• Luciano Fabro

    Luciano Fabro is a highly original artist who makes no compromises and whose work stands apart from anything else happening in art. If he is a sculptor, he is like no other contemporary sculptor; pieces like “Italy”, “Feet”, “Hatstands”, and “Gems” constitute isolated worlds that are like no other work, and even dissimilar to each other. Fabro is no avant-garde artist; even if his work involves a reorientation of modern sculpture, his whole being is grounded in the history of art. His thought reflects the classical tradition continually, and the spatial concepts of Giotto and Correggio—the

  • Summer Exhibition

    If Julian Schnabel represents real America, then it is Anselm Kiefer who represents real Europe—this was the impression given in this show, where the two were exhibited opposite each other.

    Schnabel’s work confuses. One is reminded of the shock when, 20 years ago, Robert Rauschenberg slashed into the self-assured esthetics of the time. Junk and kitsch, all kinds of objects, umbrellas, car reflectors, lace, strip cartoons, van Gogh reproductions—all went to make the controlled explosion Rauschenberg created in his antiart. The floods of paint, the broadening circles of dripping color, were

  • Jörg Immendorff

    Jörg Immendorff is a highly eclectic artist. In his latest works, the extended “Café Deutschland” series, he takes Guttoso’s Café Greco, a painting of the well-known café and former artists’ meeting place in Rome, as his starting point. Earlier he drew on the political agitation art of socialist countries and steered a dadaistic course through the Lebenskunst of Joseph Beuys, resulting in the Lidl work.

    Two self-portaits clearly illustrate the development toward a freer abstraction, influenced by the Danish painter Per Kirkeby: the earlier one presents the artist passionately working on a

  • “Four Italians”

    The frenetic, sometimes almost hysterical pursuit of subject matter of Sandro Chia, Francesco Clemente, and Enzo Cucchi is only one aspect of Italian painting in the ’80s; the four somewhat younger Italian artists Domenico Bianchi, Bruno Ceccobelli, Gianni Dessi, and Giuseppe Gallo are more restrained and lack this exhibitionist temperament. The background of these four must be sought elsewhere than in the 18th-century Neapolitan baroque imagery with which Clemente grew up, the landscape atmosphere of Cucchi, or the heterogeneous associations of Chia.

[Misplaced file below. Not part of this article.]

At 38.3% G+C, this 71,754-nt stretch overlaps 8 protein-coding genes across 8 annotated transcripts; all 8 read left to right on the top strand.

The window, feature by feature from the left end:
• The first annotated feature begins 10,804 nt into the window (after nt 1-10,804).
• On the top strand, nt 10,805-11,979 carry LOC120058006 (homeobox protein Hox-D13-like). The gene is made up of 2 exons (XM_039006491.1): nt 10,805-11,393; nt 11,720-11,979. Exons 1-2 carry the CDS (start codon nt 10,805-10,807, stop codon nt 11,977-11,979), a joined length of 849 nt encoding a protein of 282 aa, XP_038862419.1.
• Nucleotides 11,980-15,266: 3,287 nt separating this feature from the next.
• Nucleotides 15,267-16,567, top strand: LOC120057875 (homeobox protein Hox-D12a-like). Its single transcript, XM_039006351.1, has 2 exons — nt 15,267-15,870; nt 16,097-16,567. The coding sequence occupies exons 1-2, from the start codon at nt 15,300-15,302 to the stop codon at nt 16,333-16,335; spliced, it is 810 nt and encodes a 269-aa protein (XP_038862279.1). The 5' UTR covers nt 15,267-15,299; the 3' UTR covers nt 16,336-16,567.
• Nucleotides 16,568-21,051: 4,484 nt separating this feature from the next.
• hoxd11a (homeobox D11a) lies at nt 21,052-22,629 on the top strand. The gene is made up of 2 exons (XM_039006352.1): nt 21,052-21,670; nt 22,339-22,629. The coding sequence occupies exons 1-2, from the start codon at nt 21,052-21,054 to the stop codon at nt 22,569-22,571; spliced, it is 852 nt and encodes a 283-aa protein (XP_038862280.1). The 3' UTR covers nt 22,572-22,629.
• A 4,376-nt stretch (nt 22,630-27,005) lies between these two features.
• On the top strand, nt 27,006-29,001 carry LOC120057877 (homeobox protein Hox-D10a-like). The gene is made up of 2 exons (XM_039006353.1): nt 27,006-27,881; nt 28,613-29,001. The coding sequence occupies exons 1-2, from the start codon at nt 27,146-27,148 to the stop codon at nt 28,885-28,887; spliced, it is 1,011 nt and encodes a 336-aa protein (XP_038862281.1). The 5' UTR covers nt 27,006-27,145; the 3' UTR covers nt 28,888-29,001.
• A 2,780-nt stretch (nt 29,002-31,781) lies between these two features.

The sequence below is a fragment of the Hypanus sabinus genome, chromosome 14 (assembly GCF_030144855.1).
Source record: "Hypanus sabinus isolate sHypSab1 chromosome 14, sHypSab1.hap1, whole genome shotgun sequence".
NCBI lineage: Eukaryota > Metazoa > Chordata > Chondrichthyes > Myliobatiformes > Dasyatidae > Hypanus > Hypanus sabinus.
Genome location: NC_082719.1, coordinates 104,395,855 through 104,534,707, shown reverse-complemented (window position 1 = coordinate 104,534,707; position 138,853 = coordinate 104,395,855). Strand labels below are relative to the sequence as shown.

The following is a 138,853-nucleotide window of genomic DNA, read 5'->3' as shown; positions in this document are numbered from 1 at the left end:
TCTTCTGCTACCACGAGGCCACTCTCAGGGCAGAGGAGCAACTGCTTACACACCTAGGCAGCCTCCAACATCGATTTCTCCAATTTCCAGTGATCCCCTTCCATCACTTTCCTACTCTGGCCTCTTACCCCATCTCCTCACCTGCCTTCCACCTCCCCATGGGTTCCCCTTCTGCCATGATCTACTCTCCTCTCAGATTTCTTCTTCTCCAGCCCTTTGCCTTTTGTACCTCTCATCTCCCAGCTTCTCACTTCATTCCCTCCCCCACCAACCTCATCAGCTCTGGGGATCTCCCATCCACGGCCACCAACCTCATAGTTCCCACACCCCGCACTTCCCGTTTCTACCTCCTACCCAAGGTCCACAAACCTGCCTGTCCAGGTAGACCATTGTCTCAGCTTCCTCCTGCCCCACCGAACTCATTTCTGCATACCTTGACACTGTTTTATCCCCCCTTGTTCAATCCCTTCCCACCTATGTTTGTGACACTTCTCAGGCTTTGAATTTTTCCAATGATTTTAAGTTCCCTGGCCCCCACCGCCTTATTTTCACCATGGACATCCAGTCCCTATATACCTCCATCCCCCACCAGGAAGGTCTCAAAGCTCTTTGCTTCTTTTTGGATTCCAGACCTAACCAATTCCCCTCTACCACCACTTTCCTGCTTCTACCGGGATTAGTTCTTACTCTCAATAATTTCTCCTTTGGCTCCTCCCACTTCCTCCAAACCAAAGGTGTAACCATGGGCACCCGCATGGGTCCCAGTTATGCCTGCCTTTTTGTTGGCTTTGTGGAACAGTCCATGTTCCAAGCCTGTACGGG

It seems to me possible that the American

  • Peter Struycken

    The simultaneous exhibitions of Stanley Brouwn and Peter Struycken have renewed a controversy that originated in the 17th century: whether line or color is primary in painting. The early protagonists in the dispute—Poussin and Rubens—seem to have found present-day representatives.

    Peter Struycken is probably the most extreme example of Dutch artists who demonstrate the tendency towards dry rationality. He describes himself as an unemotional person: “I have no high flying feelings, no frustrations, no poetry, not even aggression or a sense of humor.” So it is no surprise that Struycken has been

  • Stanley Brouwn

    Stanley Brouwn has been obsessed with line—and, in particular, line derived from human movement—as a form of expression. Brouwn’s work originally developed out of the Fluxus movement, and it is still well within a conceptual format. In one such work, he painstakingly registered and counted his footsteps, which he then logged on index cards and sheets of paper. Brouwn is not the first person to make art from simply walking. Hamish Fulton and Richard Long both present their walking expeditions in photographs, postcards and other material collected en route. Brouwn does not use any anecdotal